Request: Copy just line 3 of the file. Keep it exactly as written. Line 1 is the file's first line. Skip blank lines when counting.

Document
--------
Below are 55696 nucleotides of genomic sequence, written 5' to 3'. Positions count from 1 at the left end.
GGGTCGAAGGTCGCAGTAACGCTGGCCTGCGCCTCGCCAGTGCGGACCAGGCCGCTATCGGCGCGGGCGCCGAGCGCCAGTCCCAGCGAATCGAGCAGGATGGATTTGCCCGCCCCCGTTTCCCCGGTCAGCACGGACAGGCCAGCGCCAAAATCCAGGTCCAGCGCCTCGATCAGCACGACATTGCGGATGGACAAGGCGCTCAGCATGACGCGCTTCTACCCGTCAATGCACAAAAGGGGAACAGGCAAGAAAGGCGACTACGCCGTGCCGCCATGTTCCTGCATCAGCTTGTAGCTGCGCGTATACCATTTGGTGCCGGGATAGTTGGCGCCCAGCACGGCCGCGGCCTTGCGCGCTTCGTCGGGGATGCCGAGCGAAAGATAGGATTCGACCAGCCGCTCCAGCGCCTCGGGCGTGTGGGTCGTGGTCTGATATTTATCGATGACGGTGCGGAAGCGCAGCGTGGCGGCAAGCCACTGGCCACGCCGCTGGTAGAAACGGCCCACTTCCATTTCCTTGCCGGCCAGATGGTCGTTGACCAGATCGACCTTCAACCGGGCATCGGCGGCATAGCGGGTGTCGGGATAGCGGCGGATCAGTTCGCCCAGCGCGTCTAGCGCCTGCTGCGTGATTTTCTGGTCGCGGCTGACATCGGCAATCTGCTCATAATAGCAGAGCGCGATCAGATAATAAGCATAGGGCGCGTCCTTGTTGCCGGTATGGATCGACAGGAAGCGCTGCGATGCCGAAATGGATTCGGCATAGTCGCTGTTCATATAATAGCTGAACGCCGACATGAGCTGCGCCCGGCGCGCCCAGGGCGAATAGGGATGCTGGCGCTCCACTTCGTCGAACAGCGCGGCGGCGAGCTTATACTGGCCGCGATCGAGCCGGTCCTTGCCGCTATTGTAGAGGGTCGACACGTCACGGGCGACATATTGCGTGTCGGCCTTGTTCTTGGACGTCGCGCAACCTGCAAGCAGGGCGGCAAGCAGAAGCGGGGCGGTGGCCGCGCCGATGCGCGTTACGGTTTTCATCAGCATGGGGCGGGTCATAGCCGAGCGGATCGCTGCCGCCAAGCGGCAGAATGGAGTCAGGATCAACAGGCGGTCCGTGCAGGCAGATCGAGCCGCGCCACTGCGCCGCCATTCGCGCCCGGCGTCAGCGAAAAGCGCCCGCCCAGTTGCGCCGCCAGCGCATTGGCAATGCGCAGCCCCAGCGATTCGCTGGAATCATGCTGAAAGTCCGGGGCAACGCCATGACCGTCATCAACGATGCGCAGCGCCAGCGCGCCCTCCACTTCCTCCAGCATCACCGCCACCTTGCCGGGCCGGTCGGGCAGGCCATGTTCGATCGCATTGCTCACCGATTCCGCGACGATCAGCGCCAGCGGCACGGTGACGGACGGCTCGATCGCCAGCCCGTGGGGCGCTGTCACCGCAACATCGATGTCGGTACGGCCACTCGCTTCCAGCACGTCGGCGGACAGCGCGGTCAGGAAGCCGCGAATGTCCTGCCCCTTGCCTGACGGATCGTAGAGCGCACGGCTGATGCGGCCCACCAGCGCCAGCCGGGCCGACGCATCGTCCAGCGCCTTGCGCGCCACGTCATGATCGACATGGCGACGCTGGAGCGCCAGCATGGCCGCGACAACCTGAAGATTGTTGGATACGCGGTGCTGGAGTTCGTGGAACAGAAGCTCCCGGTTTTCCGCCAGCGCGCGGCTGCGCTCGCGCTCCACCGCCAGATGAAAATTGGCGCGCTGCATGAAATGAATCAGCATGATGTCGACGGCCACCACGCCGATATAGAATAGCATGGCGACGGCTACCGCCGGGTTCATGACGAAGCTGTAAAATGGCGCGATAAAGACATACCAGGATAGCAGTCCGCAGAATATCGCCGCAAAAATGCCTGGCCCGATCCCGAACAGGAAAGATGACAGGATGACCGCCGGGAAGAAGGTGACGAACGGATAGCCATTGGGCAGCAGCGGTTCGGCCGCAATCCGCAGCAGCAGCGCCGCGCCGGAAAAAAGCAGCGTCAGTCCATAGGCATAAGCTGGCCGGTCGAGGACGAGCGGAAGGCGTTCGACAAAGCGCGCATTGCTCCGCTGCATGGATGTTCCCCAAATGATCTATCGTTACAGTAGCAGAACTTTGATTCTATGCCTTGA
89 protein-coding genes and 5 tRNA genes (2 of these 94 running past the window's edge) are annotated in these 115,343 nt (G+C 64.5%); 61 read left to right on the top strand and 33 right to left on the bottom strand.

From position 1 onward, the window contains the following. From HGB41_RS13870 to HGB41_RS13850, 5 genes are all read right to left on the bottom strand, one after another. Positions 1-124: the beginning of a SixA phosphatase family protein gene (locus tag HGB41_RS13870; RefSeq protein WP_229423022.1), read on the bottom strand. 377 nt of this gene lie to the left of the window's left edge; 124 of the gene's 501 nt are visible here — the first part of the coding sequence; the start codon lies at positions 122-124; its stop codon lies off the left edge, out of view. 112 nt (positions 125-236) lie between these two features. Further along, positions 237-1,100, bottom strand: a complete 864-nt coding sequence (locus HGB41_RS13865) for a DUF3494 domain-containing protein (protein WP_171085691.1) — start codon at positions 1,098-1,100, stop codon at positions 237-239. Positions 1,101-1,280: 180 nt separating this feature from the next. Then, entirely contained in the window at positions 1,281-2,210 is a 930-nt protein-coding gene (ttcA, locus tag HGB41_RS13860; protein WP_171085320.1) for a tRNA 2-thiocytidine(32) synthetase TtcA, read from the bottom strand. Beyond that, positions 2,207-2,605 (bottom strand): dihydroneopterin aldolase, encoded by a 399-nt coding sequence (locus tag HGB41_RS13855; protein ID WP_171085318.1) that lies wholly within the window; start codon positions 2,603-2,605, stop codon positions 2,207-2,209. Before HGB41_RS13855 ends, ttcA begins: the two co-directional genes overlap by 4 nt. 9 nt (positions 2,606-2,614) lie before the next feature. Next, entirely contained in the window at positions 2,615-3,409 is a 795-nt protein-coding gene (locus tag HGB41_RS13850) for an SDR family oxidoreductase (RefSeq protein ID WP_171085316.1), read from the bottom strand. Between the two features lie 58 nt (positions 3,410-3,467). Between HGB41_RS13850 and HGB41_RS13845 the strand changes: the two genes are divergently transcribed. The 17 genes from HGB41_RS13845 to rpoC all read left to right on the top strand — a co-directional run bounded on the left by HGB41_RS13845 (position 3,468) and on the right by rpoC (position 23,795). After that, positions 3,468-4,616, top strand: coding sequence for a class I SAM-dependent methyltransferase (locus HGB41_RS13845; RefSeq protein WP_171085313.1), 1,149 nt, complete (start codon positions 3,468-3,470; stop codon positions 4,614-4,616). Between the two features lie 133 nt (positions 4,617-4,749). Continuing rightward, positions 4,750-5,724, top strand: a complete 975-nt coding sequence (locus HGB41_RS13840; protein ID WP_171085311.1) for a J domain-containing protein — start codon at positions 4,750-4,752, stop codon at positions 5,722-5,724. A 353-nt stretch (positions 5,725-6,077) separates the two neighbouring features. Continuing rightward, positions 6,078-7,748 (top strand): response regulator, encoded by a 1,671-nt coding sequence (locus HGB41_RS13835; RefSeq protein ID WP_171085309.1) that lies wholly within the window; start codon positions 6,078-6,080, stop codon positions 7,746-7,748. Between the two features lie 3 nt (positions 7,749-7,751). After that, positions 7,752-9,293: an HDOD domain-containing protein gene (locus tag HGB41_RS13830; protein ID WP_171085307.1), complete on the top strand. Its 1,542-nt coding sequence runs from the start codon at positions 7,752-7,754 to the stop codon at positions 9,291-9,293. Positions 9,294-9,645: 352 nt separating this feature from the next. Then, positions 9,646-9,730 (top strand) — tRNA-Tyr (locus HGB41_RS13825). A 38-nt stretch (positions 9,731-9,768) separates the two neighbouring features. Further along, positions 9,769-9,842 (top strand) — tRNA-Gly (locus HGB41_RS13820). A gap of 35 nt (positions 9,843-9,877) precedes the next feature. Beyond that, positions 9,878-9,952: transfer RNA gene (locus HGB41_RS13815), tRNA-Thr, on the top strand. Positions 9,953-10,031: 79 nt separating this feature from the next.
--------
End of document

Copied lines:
89 protein-coding genes and 5 tRNA genes (2 of these 94 running past the window's edge) are annotated in these 115,343 nt (G+C 64.5%); 61 read left to right on the top strand and 33 right to left on the bottom strand.